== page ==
Classroom instruction that explicitly explores and compares various solution strategies enhances our students' problemsolving power. Considering that more than half of college math enrollments are at the high school or developmental level, we feel that such explorations are quite relevant for all these students and equally important for preservice teachers. Although our students use a variety of different tools to solve problems such as the TTP (e.g. Excel, Derive, Mathematica, Maple), in this article we pay particular attention to solutions that use graphing calculators, since their cost and portability make them a popular choice among many high school and college students.
A mathematics program that revisits fundamental problems throughout a student's academic career, while encouraging the use of problemsolving strategies that match his or her current level of conceptual understanding, has the potential to enhance understanding of variable, representation, and mathematical models in a manner not possible with curricular materials that view mathematics as skills obtained in a disjoint collection of courses. This is consistent with the NCTM Problem Solving Standard that suggests that "students be given the opportunity to learn important content through their exploration of the problems and to learn and practice a wide range of heuristic strategies" (NCTM, 2000, p. 341).
Here is a list of general strategies that are available to our students as they solve mathematics problems using technology. For convenience sake, we've divided these strategies into four levels. The levels correspond roughly to courses taken by high school mathematics students or developmental students at the postsecondary level.
Figure 2 provides a graphical depiction of these strategies.
The following aspects of the graphical model are worth examining in greater detail.
A given level within the figure wholly encompasses all levels that precede it. For instance, data analysis and geometrybased strategies (Levels 1 and 2, respectively) lie within Level 3. This suggests that students in our courses who have access to functionmodel problemsolving strategies may also examine problems from either a geometric or data analysisbased perspective. As our students progress mathematically, they have more choices associated with solution strategies. Recognizing this, we strive to build activities that are accessible to as many of the levels as possible.
Although it is tempting to consider higher levels to be mathematically more rigorous, this is not necessarily the case. For instance, students using dynamic geometry tools (a Level 2 technique) may ultimately write proofs to generalize their findings. Such an activity may be more "rigorous" than calculatorbased regression (a Level 3 approach).
To better describe and elaborate the proposed framework, we examine the TTP from each of the four levels described in Figure 2 .
First, we provide each of our students with a worksheet that models a specific instance of the ''Two Towers'' scenario (e.g., with PQ = 4 cm and QS= 12 cm). Next, we ask our students to draw a point R anywhere along segment QS then estimate total rope length (i.e. PR+RT) using a centimeter ruler. We show a sample worksheet, annotated with student work, in Figure 3.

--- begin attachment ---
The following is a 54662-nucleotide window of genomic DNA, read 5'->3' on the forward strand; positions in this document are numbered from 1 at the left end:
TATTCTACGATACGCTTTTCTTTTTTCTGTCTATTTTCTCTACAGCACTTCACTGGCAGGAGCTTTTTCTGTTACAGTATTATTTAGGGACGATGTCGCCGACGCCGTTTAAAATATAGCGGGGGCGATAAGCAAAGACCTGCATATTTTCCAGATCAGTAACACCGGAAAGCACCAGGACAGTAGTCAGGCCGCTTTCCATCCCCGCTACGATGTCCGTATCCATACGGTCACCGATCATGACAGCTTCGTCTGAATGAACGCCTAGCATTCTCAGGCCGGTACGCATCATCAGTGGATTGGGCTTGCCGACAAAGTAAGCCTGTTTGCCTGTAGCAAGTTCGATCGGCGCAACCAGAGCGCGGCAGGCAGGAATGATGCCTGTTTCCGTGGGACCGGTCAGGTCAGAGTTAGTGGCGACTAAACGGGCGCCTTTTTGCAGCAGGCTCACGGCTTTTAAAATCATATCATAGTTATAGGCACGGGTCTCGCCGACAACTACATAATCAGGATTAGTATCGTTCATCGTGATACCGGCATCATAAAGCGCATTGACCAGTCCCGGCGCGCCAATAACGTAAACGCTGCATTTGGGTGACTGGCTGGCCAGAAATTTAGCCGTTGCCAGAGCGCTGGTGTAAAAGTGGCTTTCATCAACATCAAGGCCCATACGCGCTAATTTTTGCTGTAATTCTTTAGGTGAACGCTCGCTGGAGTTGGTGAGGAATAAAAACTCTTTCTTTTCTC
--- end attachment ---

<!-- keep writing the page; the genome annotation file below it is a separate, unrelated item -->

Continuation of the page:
A handful of our students are able to solve the TTP without the use of technology  e.g., by invoking the optical principle of incidence and reflection with straightedge and compass. However, technology greatly broadens the group of students who have access to the ideas of optimization. Students with previous exposure to dynamic geometry software may perform the data collection in the previous section more precisely. Using software such as CABRI Geometry II (Texas Instruments, 1996) or Geometer's Sketchpad (Key Curriculum Press, 2002), our students examine the relationship of angle PRQ and angle TRS to total rope length without resorting to use of trigonometric functions or even protractors or rulers.
Use of dynamic geometry software has become commonplace in many middle and secondary school classrooms  in fact, there are free versions of CABRI for TI83+, TI92+ and Voyage 200 calculators. With the software, instructors have the ability to create Javabased models of the Two Towers problem that students explore either in class or at home in a web browser. Similarly, students with access to the appropriate software can construct a CABRI model or Sketchpad model of the problem situation.
Unlike a "static" sketch drawn with pencil on a worksheet, a "dynamic" sketch may be modified by clicking and dragging. Measurements of various geometric objects (e.g. segments, angles) are updated automatically as the user moves objects along the screen. In Figure 5, we show a screenshot generated from a dynamic sketch of the Two Towers problem, which illustrates collection of various measures of angle PRQ, angle TRS, and total rope length in CABRI Geometry II. By animating point R within CABRI, our students capture numerous measures of angle PRQ, angle SRT, and total rope length quickly and easily. A CABRIgenerated table of the results is shown in Figure 6.